Although ComNavOps abhors the use of buzzwords and phrases such as synergy or center of gravity (CoG), some of them nevertheless convey an accurate image. A center of gravity is just what it implies: a major concentration of capability. In the case of the military arena, a CoG is a concentration of a critical warfighting capability. We attempt to identify the enemy’s CoGs and attack them but do we examine our own CoGs? What are our CoGs and how might an enemy attack them?
is undoubtedly devoting a great deal of time and
effort to exactly this task and we would do well to anticipate their actions
and have ready responses. China
So, what Navy CoG do we want to examine today? Well, I’m willing to bet that the Navy’s most important, least recognized, and, potentially, most vulnerable CoG is its vast system of networks. By “network”, I mean all the weapons and systems that generate, collect, transmit, use, and manipulate data. This would include GPS signals, Link XX, SATCOM, UAV comm links, weapon guidance signals, straightforward communication channels, and every other data transmitting or receiving device the Navy has.
Consider that the Navy uses data transmissions of one sort or another to guide nearly every weapon it has. How many weapons are GPS dependent, for example? How many weapons use mid-course guidance signals? We’re actively pursuing in-flight reprogramming of cruise missiles (though the benefit of that is highly debatable).
Consider the wondrous F-35 which will be a combination of E-2 Hawkeye, P-8, F/A-18G ECM, J-STARS, and fire control for every aircraft and weapon within a million mile radius. Setting aside my mockery of it, its performance is predicated on seamless and flawless data flow (the Navy having all but admitted that it won’t be used as a frontline combat aircraft but, rather, as an enabler of other aircraft).
Consider the Navy’s next generation Cooperative Engagement Capability (CEC), the Navy Integrated Fire Control – Counter Air (NIFC-CA) which will tie every sensor and shooter system together in an impenetrable defensive network, according to the brochures. This is nothing but data flow and data sharing on an immense scale.
I submit that data flow is the heart of the Navy. It is the Navy’s CoG.
And it’s vulnerable.
We need to look closely at our own COGs and their vulnerabilities and begin strengthening them.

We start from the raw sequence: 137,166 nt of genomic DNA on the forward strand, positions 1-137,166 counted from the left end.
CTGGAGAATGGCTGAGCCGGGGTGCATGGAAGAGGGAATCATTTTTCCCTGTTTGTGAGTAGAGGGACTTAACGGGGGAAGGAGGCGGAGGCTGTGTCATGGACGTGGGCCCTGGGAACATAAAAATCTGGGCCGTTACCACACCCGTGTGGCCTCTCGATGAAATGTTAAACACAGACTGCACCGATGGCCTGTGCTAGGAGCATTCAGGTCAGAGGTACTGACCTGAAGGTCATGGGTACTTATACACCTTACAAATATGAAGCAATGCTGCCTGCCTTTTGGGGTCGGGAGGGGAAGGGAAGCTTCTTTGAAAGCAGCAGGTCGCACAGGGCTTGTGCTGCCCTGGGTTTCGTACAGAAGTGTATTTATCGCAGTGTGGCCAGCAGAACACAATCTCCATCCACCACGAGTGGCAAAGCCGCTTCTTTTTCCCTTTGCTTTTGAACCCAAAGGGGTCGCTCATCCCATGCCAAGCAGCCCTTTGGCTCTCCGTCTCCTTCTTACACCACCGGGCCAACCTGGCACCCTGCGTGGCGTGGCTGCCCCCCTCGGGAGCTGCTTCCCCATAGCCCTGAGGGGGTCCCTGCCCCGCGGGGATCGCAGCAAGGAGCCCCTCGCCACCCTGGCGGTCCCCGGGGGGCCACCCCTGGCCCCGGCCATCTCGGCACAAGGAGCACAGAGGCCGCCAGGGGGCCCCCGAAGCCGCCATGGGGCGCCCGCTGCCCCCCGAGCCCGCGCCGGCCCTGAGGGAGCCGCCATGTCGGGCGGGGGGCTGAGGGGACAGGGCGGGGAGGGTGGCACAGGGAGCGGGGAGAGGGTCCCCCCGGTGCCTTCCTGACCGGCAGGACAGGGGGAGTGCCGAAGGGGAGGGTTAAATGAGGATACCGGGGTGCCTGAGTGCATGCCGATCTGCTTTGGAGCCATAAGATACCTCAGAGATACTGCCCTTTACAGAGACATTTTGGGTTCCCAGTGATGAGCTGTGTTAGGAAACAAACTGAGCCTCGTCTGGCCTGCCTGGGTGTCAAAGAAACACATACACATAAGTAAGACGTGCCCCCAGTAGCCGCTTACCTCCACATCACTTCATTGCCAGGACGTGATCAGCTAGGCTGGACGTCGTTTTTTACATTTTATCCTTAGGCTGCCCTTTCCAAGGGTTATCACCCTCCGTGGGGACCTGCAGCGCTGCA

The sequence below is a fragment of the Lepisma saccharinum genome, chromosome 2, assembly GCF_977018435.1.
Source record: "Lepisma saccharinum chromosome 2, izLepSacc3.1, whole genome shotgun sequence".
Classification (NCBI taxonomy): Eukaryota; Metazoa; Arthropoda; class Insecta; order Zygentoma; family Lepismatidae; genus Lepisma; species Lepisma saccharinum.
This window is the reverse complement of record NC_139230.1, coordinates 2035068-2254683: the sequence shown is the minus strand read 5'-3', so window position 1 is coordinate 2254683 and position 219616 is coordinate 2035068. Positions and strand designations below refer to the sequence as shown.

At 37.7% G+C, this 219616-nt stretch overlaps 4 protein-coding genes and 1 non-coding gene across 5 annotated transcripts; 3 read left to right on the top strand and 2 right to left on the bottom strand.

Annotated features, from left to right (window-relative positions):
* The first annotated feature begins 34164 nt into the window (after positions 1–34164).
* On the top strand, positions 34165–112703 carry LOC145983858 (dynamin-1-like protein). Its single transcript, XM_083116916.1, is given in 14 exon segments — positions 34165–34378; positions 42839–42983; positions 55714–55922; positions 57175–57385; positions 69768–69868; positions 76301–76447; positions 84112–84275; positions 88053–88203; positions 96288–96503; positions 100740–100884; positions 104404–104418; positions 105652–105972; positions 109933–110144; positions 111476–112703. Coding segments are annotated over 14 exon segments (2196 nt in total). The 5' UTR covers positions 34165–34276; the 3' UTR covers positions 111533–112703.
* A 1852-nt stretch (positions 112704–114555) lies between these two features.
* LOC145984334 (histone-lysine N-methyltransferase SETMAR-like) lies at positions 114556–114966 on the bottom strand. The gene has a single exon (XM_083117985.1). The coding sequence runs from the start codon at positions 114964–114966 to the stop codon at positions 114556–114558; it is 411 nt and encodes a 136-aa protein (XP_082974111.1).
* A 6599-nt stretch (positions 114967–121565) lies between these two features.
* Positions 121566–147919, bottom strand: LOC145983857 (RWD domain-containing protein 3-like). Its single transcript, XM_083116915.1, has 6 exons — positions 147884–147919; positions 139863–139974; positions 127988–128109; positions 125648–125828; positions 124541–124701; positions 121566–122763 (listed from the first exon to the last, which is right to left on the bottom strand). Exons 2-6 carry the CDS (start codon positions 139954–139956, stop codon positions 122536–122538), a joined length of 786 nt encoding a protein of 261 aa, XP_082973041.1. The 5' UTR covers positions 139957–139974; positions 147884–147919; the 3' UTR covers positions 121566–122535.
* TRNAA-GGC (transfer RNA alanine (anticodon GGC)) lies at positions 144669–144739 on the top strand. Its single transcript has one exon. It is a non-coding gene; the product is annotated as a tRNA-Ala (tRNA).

We need to develop better methods of data transmission, improve the security our data and comm lines, develop better methods of authenticating our data, and develop better means of handshaking our data to ensure that complete packets are received. This is way outside my area of expertise. I can see the problem and I know the general direction we need to go but the specifics are way beyond me. The Navy, however, needs to work on this.
In addition to strengthening our networks, we need to train to operate in electronically degraded environments. Conducting set-piece training exercises that utilize the full range of networking and data flow is worthless because none of that will happen in a real conflict. Instead, we need to conduct every training exercise in the face of the best ECM and counter-data effort we can generate. This will accomplish two things: it will show us how to operate in a real world scenario and it will vigorously exercise our ECM and counter-data capabilities. We’ll get two levels of training for the price of one, so to speak.
Finally, and related to the training issue, we need to think the unthinkable. We need to consider designing less brilliant weapons. Conceptually, which is more useful: a gravity bomb that is unaffected by any jamming or cyber disruption or a GPS guided weapon that won’t do anything if it has no GPS signal? We are so enamored of our technology and networking that we’ve forgotten that simplicity reigns once combat begins.
Both sides have CoGs and we need to recognize our own and anticipate their weaknesses so that when the enemy attacks we’ll be prepared.